March 27, 2015

The Circle of Trust: Breaking into an Advisor’s Wholesaler Group

by Michelle Waymire


Michelle Waywire
On March 9 and 10, I attended the Financial Research Association’s conference on Marketing Mutual Funds to Retail and Institutional Audiences. One of the more interesting panels at the event was a discussion with two financial advisors, both of whom worked for large, prestigious wire house offices.

While I don’t directly work with clients, my job as Brand Manager at BPV Capital Management involves figuring out how to get our content in front of these advisors. Mostly, we center on creating superb marketing collateral, and supplementing those traditional pieces with more eclectic and creative value-added offerings. However, I haven’t spent quite as much time thinking about the sales side of the equation, or what to do once a meeting with an advisor has been set. Thankfully, the FRA panel was helpful in shedding light on these important topics.

March 24, 2015

SmartCEO: How content marketing on social media can boost your brand

SmartCEOTraditional advertising is quickly becoming a thing of the past. Social media platforms have replaced ads and become the best method for reaching your target clientele. Creating a social media account is a no-brainer for a business, but chances are, business owners aren’t using social media to its full extent — as a place to grow your brand and become a trusted leader in the industry. That’s where content marketing comes in. SmartCEO turned to SunStar's Dan Sondhelm and other marketing pros for the details.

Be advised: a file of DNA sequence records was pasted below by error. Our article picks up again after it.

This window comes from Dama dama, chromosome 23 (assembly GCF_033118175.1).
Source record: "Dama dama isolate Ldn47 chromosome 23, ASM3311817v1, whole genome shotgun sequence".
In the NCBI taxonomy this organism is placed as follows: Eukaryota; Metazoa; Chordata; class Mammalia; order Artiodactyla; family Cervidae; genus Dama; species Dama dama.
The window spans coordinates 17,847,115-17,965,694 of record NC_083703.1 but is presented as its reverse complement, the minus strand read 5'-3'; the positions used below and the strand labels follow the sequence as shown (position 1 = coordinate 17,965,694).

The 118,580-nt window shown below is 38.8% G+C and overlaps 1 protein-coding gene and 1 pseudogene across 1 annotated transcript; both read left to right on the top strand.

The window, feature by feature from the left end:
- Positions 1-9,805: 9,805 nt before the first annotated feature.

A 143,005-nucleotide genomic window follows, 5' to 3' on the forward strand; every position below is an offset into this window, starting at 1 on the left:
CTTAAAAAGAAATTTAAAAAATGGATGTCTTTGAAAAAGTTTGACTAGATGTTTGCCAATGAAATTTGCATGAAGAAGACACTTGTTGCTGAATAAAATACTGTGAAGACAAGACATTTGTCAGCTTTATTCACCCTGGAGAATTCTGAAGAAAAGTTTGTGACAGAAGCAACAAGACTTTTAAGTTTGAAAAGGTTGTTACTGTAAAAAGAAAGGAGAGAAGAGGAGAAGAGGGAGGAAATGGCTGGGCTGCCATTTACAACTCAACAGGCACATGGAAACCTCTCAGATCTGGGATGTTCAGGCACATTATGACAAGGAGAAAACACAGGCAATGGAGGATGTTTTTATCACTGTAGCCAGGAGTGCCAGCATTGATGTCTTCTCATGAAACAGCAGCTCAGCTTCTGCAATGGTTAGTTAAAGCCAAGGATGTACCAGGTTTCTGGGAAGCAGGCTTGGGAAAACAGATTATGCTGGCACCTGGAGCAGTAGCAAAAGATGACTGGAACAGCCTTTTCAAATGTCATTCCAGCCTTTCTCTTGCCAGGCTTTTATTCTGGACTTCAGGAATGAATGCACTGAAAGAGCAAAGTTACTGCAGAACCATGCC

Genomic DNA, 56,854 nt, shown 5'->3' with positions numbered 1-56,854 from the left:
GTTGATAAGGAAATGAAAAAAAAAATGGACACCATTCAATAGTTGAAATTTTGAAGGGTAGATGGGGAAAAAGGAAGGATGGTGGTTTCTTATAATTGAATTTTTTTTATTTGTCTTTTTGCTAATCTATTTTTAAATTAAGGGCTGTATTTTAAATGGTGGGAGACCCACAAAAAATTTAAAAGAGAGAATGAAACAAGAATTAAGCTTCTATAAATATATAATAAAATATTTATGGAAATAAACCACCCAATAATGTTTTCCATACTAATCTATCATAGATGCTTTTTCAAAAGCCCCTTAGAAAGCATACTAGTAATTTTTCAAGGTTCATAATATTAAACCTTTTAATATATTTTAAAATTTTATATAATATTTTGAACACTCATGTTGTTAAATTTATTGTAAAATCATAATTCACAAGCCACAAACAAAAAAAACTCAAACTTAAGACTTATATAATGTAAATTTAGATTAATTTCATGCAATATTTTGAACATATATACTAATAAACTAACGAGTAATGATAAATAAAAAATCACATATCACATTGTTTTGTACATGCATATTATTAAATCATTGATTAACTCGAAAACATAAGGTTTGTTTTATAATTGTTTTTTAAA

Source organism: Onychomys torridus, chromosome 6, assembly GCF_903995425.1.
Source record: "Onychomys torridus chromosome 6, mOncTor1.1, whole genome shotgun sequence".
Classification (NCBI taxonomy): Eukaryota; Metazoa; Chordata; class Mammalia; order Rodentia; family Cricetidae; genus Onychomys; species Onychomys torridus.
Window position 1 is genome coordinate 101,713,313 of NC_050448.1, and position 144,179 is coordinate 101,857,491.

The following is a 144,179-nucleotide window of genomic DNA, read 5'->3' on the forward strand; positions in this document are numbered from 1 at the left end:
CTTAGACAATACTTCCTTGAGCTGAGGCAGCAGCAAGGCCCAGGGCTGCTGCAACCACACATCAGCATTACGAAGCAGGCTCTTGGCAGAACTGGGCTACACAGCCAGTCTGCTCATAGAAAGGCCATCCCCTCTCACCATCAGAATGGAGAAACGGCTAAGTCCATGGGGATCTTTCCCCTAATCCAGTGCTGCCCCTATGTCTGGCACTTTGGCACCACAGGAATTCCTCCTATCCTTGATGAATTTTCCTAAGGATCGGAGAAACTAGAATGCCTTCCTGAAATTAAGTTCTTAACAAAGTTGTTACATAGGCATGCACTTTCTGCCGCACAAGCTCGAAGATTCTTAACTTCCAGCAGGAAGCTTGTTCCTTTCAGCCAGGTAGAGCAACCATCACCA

Click here for the expanded Smart CEO New York Edition story.

Click here for the digital story.

March 18, 2015

Morningstar: Fixed Income, International, Passive equities lead the way

The taxable bond Morningstar category group experienced its highest inflows in two years during February. $29 billion entered the category, somewhat surprisingly given that the Federal Reserve will likely increase interest rates this year. High yield bonds also did well in February, which is typical for a rising interest-rate environment.

Fueled by the European Central Bank’s quantitative easing program, developed and emerging international-equity funds did well in February. Meanwhile, in the U.S., positive economic indicators drove the S&P 500 up by 6%. As a result, investor confidence in stocks was renewed, but passively-managed funds saw the most overall growth both domestically and abroad.

For more analysis, and Morningstar’s full asset flow report for February 2015, please click here.

March 17, 2015

Nine questions for a successful new product

File:SEI Investments Company Logo, 2012.jpg
Firms planning to launch a new mutual fund in 2015 will want to read SEI’s brief, The U.S. Investment Product Marketplace: Nine critical considerations for forward thinking money managers. The paper leads readers through nine questions they should consider to maximize a new product’s success upon entering the marketplace.